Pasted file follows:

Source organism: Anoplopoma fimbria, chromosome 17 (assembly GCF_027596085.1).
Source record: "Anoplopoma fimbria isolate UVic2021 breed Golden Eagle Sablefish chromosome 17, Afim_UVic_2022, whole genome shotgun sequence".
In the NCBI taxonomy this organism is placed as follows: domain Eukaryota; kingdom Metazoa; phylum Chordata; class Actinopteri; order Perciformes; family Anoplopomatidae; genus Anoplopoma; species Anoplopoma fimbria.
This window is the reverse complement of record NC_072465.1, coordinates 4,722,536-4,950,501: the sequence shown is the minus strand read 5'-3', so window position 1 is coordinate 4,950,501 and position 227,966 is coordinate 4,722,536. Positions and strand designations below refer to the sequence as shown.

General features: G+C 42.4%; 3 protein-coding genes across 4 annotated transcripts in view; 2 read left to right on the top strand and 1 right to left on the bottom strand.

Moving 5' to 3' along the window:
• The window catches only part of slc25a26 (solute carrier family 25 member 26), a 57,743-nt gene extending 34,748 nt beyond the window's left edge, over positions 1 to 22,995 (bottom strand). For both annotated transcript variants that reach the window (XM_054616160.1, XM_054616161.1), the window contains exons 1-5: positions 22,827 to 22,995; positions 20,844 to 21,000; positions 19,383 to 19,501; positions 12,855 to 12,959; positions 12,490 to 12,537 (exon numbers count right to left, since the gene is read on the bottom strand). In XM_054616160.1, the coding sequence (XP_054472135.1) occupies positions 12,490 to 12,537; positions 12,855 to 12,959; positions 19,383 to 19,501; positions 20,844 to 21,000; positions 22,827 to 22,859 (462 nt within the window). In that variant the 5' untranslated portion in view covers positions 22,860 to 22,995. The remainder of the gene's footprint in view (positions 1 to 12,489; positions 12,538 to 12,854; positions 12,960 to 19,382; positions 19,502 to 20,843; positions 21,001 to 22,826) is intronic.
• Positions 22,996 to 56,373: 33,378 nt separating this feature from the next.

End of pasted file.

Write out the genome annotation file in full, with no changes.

Source organism: Anoplopoma fimbria, chromosome 17 (assembly GCF_027596085.1).
Source record: "Anoplopoma fimbria isolate UVic2021 breed Golden Eagle Sablefish chromosome 17, Afim_UVic_2022, whole genome shotgun sequence".
In the NCBI taxonomy this organism is placed as follows: domain Eukaryota; kingdom Metazoa; phylum Chordata; class Actinopteri; order Perciformes; family Anoplopomatidae; genus Anoplopoma; species Anoplopoma fimbria.
This window is the reverse complement of record NC_072465.1, coordinates 4,722,536-4,950,501: the sequence shown is the minus strand read 5'-3', so window position 1 is coordinate 4,950,501 and position 227,966 is coordinate 4,722,536. Positions and strand designations below refer to the sequence as shown.

General features: G+C 42.4%; 3 protein-coding genes across 4 annotated transcripts in view; 2 read left to right on the top strand and 1 right to left on the bottom strand.

Moving 5' to 3' along the window:
• The window catches only part of slc25a26 (solute carrier family 25 member 26), a 57,743-nt gene extending 34,748 nt beyond the window's left edge, over positions 1 to 22,995 (bottom strand). For both annotated transcript variants that reach the window (XM_054616160.1, XM_054616161.1), the window contains exons 1-5: positions 22,827 to 22,995; positions 20,844 to 21,000; positions 19,383 to 19,501; positions 12,855 to 12,959; positions 12,490 to 12,537 (exon numbers count right to left, since the gene is read on the bottom strand). In XM_054616160.1, the coding sequence (XP_054472135.1) occupies positions 12,490 to 12,537; positions 12,855 to 12,959; positions 19,383 to 19,501; positions 20,844 to 21,000; positions 22,827 to 22,859 (462 nt within the window). In that variant the 5' untranslated portion in view covers positions 22,860 to 22,995. The remainder of the gene's footprint in view (positions 1 to 12,489; positions 12,538 to 12,854; positions 12,960 to 19,382; positions 19,502 to 20,843; positions 21,001 to 22,826) is intronic.
• Positions 22,996 to 56,373: 33,378 nt separating this feature from the next.